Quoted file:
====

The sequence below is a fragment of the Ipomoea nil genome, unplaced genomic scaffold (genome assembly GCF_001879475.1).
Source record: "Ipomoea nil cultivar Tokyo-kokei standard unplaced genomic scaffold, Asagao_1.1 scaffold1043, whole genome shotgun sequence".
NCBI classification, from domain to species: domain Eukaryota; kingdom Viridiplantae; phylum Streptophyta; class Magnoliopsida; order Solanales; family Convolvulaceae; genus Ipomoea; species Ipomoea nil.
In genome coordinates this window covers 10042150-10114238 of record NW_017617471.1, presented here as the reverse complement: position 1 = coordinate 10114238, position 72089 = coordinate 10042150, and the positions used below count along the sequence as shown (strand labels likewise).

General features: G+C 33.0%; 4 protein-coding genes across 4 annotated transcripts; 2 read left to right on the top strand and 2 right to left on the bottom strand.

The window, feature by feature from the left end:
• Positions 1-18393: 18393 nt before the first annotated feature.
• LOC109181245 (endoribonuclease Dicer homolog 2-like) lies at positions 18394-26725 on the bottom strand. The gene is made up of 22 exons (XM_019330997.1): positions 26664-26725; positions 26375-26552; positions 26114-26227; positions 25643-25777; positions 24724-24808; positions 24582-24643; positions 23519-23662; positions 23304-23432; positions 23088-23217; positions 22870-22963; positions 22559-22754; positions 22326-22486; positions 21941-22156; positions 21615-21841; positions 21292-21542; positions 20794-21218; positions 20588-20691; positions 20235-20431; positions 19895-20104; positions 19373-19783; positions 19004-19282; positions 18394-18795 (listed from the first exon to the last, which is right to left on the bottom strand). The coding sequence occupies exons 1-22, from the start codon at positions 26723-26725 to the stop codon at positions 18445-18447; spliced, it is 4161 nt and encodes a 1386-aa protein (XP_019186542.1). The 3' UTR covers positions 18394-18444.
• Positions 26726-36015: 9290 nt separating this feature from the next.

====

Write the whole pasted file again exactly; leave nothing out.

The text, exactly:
The sequence below is a fragment of the Ipomoea nil genome, unplaced genomic scaffold (genome assembly GCF_001879475.1).
Source record: "Ipomoea nil cultivar Tokyo-kokei standard unplaced genomic scaffold, Asagao_1.1 scaffold1043, whole genome shotgun sequence".
NCBI classification, from domain to species: domain Eukaryota; kingdom Viridiplantae; phylum Streptophyta; class Magnoliopsida; order Solanales; family Convolvulaceae; genus Ipomoea; species Ipomoea nil.
In genome coordinates this window covers 10042150-10114238 of record NW_017617471.1, presented here as the reverse complement: position 1 = coordinate 10114238, position 72089 = coordinate 10042150, and the positions used below count along the sequence as shown (strand labels likewise).

General features: G+C 33.0%; 4 protein-coding genes across 4 annotated transcripts; 2 read left to right on the top strand and 2 right to left on the bottom strand.

The window, feature by feature from the left end:
• Positions 1-18393: 18393 nt before the first annotated feature.
• LOC109181245 (endoribonuclease Dicer homolog 2-like) lies at positions 18394-26725 on the bottom strand. The gene is made up of 22 exons (XM_019330997.1): positions 26664-26725; positions 26375-26552; positions 26114-26227; positions 25643-25777; positions 24724-24808; positions 24582-24643; positions 23519-23662; positions 23304-23432; positions 23088-23217; positions 22870-22963; positions 22559-22754; positions 22326-22486; positions 21941-22156; positions 21615-21841; positions 21292-21542; positions 20794-21218; positions 20588-20691; positions 20235-20431; positions 19895-20104; positions 19373-19783; positions 19004-19282; positions 18394-18795 (listed from the first exon to the last, which is right to left on the bottom strand). The coding sequence occupies exons 1-22, from the start codon at positions 26723-26725 to the stop codon at positions 18445-18447; spliced, it is 4161 nt and encodes a 1386-aa protein (XP_019186542.1). The 3' UTR covers positions 18394-18444.
• Positions 26726-36015: 9290 nt separating this feature from the next.